Single and Multiple Supplies

GST/HST Policy Statement P-077R2

Please note that the following Policy Statement, although correct at the time of issue, may not have been updated to reflect any subsequent legislative changes.

Date of Issue

April 26, 2004

This policy statement cancels P-077R dated April 1, 1998.

Subject

Single and multiple supplies

Legislative Reference(s)

Subsection 123(1), definition of "supply" and section 138 of the Excise Tax Act (ETA)

National Coding System File Number:

11755-20

Effective Date:

January 1, 1991 for GST and April 1, 1997 for HST

ISSUE

At issue is whether a transaction consisting of several elements is a single supply or two or more supplies. This distinction is important in cases where a combination of elements is supplied, some of which would be taxable at 7% or 15%, and some of which would be zero-rated or exempt from the GST/HST, if supplied separately.

DECISION

It is the Canada Revenue Agency’s (CRA’s) position that, for GST/HST purposes, the determination of whether a transaction consisting of several elements is to be regarded as a single supply or multiple supplies is based on a determination of fact.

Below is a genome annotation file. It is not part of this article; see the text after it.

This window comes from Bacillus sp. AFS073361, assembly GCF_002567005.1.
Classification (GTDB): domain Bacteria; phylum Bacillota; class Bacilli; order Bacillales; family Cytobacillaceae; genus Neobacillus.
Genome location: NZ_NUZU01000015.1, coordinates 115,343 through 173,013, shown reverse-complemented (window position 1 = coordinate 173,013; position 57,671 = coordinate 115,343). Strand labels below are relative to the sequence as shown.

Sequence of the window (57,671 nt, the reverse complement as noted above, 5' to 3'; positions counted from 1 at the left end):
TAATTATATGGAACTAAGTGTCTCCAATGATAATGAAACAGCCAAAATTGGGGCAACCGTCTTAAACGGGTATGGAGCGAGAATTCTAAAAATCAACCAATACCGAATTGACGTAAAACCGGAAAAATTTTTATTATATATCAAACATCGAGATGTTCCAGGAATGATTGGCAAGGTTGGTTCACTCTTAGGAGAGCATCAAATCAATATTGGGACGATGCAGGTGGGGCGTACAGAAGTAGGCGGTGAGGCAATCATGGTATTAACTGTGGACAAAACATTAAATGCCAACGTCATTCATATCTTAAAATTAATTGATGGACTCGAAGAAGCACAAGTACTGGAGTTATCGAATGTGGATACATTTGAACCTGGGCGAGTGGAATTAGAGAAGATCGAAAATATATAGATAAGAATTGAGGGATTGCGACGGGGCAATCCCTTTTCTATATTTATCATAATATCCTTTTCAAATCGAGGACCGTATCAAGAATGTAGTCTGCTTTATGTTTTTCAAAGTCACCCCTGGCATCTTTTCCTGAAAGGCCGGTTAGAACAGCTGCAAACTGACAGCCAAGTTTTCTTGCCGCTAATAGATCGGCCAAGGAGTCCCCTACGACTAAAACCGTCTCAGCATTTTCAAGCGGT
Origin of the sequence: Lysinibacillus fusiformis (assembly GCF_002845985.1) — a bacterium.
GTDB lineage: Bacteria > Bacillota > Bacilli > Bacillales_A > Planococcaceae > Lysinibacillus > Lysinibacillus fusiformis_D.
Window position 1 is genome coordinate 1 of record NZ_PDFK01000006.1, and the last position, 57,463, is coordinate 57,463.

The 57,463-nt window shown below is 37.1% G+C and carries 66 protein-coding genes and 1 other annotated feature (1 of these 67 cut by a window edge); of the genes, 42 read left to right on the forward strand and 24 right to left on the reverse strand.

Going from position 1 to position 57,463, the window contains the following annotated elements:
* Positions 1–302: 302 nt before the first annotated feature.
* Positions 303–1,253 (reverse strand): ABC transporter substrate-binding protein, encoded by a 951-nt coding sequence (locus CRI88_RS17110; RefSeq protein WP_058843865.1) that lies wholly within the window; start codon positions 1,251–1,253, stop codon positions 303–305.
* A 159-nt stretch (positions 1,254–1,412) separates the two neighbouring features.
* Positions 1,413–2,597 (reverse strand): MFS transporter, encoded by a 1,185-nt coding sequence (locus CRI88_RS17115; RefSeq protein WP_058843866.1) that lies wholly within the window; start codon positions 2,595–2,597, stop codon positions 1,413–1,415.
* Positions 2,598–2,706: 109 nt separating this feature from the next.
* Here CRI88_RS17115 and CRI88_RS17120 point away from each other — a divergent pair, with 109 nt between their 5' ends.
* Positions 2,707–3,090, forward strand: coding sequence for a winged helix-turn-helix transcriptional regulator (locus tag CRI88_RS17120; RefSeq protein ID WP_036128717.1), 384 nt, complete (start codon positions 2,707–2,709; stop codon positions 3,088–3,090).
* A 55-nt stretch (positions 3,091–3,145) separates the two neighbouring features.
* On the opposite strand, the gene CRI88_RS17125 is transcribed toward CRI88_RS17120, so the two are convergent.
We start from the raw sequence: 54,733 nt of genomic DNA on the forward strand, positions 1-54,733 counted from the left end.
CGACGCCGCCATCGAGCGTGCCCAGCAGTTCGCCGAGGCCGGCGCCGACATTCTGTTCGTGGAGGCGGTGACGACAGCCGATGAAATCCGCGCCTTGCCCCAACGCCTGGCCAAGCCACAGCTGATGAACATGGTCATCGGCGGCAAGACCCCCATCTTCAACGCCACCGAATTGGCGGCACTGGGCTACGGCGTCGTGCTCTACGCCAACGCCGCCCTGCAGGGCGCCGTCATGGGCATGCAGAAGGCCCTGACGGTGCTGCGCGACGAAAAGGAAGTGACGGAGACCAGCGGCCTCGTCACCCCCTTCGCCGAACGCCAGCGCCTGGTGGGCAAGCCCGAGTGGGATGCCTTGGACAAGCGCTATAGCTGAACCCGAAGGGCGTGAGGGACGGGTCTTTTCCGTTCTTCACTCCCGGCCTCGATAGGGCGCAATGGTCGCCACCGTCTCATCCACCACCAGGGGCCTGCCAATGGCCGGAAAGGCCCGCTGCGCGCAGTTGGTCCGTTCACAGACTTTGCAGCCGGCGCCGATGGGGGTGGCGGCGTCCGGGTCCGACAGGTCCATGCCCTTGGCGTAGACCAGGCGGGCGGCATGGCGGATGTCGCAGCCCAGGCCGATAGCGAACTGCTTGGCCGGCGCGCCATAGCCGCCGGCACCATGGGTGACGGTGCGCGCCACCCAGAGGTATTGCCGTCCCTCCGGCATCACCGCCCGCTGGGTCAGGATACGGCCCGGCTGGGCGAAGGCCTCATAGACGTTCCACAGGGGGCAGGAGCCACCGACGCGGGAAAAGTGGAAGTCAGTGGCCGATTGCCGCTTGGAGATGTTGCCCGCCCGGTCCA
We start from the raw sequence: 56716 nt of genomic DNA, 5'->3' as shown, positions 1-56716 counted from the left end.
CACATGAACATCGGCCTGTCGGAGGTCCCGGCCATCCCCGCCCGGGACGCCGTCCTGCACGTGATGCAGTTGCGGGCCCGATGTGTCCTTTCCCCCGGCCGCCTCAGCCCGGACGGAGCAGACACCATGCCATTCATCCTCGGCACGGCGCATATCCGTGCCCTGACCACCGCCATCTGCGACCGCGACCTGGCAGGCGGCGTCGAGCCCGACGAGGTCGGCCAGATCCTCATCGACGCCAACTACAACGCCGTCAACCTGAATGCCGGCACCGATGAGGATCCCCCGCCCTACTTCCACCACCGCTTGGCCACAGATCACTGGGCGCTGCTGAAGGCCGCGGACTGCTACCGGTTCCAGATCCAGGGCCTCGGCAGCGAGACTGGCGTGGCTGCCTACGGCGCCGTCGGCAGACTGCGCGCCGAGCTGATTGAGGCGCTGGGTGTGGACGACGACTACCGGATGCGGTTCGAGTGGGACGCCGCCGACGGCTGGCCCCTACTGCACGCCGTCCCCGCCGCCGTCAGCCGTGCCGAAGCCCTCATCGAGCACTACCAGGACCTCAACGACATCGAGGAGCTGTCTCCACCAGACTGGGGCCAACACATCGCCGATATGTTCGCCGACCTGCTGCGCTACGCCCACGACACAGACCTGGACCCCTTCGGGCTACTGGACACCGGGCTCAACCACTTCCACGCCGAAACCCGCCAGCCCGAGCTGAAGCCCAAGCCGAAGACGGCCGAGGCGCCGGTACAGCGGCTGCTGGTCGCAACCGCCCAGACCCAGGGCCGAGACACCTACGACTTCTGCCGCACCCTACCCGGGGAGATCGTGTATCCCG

The CRA will use the following principles to determine whether a transaction consisting of several elements is to be regarded as a single supply or multiple supplies.

1. Every supply should be regarded as distinct and independent.

2. A supply that is a single supply from an economic point of view should not be artificially split.

3. There is a single supply where one or more elements constitute the supply and any remaining elements serve only to enhance the supply.

DISCUSSION

General Comments

The following text discusses how to apply the principles set out above in order to determine whether a particular transaction consists of a single supply or multiple supplies. However, because of the variety of situations in both traditional and electronic commerce in which such a determination must be made, it is difficult to provide guidance covering every eventuality.

Multiple supplies occur when one or more of the elements can sensibly or realistically be broken out.

Conversely, two or more elements are part of a single supply when the elements are integral components; the elements are inextricably bound up with each other; the elements are so intertwined and interdependent that they must be supplied together; or one element of the transaction is so dominated by another element that the first element has lost any identity for fiscal purposes.